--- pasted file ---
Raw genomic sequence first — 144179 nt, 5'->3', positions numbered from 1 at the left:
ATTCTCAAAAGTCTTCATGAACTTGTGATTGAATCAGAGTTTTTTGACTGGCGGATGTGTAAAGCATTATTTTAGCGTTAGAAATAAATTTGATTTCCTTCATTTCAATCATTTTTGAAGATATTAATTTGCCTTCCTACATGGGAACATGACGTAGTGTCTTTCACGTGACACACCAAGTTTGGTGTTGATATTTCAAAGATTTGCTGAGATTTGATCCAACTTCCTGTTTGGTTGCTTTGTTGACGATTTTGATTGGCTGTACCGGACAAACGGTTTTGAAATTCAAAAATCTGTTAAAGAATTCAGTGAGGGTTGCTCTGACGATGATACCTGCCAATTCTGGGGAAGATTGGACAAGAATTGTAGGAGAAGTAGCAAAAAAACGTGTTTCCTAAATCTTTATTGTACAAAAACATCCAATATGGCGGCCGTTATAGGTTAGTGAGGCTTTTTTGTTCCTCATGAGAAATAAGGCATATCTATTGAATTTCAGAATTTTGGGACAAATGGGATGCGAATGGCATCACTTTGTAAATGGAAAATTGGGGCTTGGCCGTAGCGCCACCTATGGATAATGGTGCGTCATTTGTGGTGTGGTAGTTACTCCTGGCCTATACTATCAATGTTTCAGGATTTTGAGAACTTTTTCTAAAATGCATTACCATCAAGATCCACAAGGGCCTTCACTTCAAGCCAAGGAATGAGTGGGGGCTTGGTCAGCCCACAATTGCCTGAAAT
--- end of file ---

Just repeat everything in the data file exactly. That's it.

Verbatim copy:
Raw genomic sequence first — 144179 nt, 5'->3', positions numbered from 1 at the left:
ATTCTCAAAAGTCTTCATGAACTTGTGATTGAATCAGAGTTTTTTGACTGGCGGATGTGTAAAGCATTATTTTAGCGTTAGAAATAAATTTGATTTCCTTCATTTCAATCATTTTTGAAGATATTAATTTGCCTTCCTACATGGGAACATGACGTAGTGTCTTTCACGTGACACACCAAGTTTGGTGTTGATATTTCAAAGATTTGCTGAGATTTGATCCAACTTCCTGTTTGGTTGCTTTGTTGACGATTTTGATTGGCTGTACCGGACAAACGGTTTTGAAATTCAAAAATCTGTTAAAGAATTCAGTGAGGGTTGCTCTGACGATGATACCTGCCAATTCTGGGGAAGATTGGACAAGAATTGTAGGAGAAGTAGCAAAAAAACGTGTTTCCTAAATCTTTATTGTACAAAAACATCCAATATGGCGGCCGTTATAGGTTAGTGAGGCTTTTTTGTTCCTCATGAGAAATAAGGCATATCTATTGAATTTCAGAATTTTGGGACAAATGGGATGCGAATGGCATCACTTTGTAAATGGAAAATTGGGGCTTGGCCGTAGCGCCACCTATGGATAATGGTGCGTCATTTGTGGTGTGGTAGTTACTCCTGGCCTATACTATCAATGTTTCAGGATTTTGAGAACTTTTTCTAAAATGCATTACCATCAAGATCCACAAGGGCCTTCACTTCAAGCCAAGGAATGAGTGGGGGCTTGGTCAGCCCACAATTGCCTGAAAT